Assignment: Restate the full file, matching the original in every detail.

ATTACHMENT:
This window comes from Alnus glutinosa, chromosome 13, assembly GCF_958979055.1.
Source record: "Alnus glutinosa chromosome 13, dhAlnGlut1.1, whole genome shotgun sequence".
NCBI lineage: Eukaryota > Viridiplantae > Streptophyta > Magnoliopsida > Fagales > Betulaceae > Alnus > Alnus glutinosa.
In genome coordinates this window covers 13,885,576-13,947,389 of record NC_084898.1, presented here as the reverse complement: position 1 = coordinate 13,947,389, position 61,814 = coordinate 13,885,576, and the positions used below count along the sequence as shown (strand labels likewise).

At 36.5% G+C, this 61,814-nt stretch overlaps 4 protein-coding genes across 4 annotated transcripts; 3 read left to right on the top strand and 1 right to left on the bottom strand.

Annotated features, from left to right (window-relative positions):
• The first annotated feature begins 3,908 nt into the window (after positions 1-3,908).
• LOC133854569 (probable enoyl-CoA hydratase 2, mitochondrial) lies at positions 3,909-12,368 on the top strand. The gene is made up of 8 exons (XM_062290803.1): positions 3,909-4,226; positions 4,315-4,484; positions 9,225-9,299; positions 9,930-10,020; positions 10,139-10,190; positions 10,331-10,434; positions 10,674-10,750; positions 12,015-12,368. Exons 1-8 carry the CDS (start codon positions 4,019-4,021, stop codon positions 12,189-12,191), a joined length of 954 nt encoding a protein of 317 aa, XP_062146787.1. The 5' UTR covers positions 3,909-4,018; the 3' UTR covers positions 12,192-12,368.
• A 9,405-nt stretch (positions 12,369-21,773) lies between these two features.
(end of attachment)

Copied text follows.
This window comes from Alnus glutinosa, chromosome 13, assembly GCF_958979055.1.
Source record: "Alnus glutinosa chromosome 13, dhAlnGlut1.1, whole genome shotgun sequence".
NCBI lineage: Eukaryota > Viridiplantae > Streptophyta > Magnoliopsida > Fagales > Betulaceae > Alnus > Alnus glutinosa.
In genome coordinates this window covers 13,885,576-13,947,389 of record NC_084898.1, presented here as the reverse complement: position 1 = coordinate 13,947,389, position 61,814 = coordinate 13,885,576, and the positions used below count along the sequence as shown (strand labels likewise).

At 36.5% G+C, this 61,814-nt stretch overlaps 4 protein-coding genes across 4 annotated transcripts; 3 read left to right on the top strand and 1 right to left on the bottom strand.

Annotated features, from left to right (window-relative positions):
• The first annotated feature begins 3,908 nt into the window (after positions 1-3,908).
• LOC133854569 (probable enoyl-CoA hydratase 2, mitochondrial) lies at positions 3,909-12,368 on the top strand. The gene is made up of 8 exons (XM_062290803.1): positions 3,909-4,226; positions 4,315-4,484; positions 9,225-9,299; positions 9,930-10,020; positions 10,139-10,190; positions 10,331-10,434; positions 10,674-10,750; positions 12,015-12,368. Exons 1-8 carry the CDS (start codon positions 4,019-4,021, stop codon positions 12,189-12,191), a joined length of 954 nt encoding a protein of 317 aa, XP_062146787.1. The 5' UTR covers positions 3,909-4,018; the 3' UTR covers positions 12,192-12,368.
• A 9,405-nt stretch (positions 12,369-21,773) lies between these two features.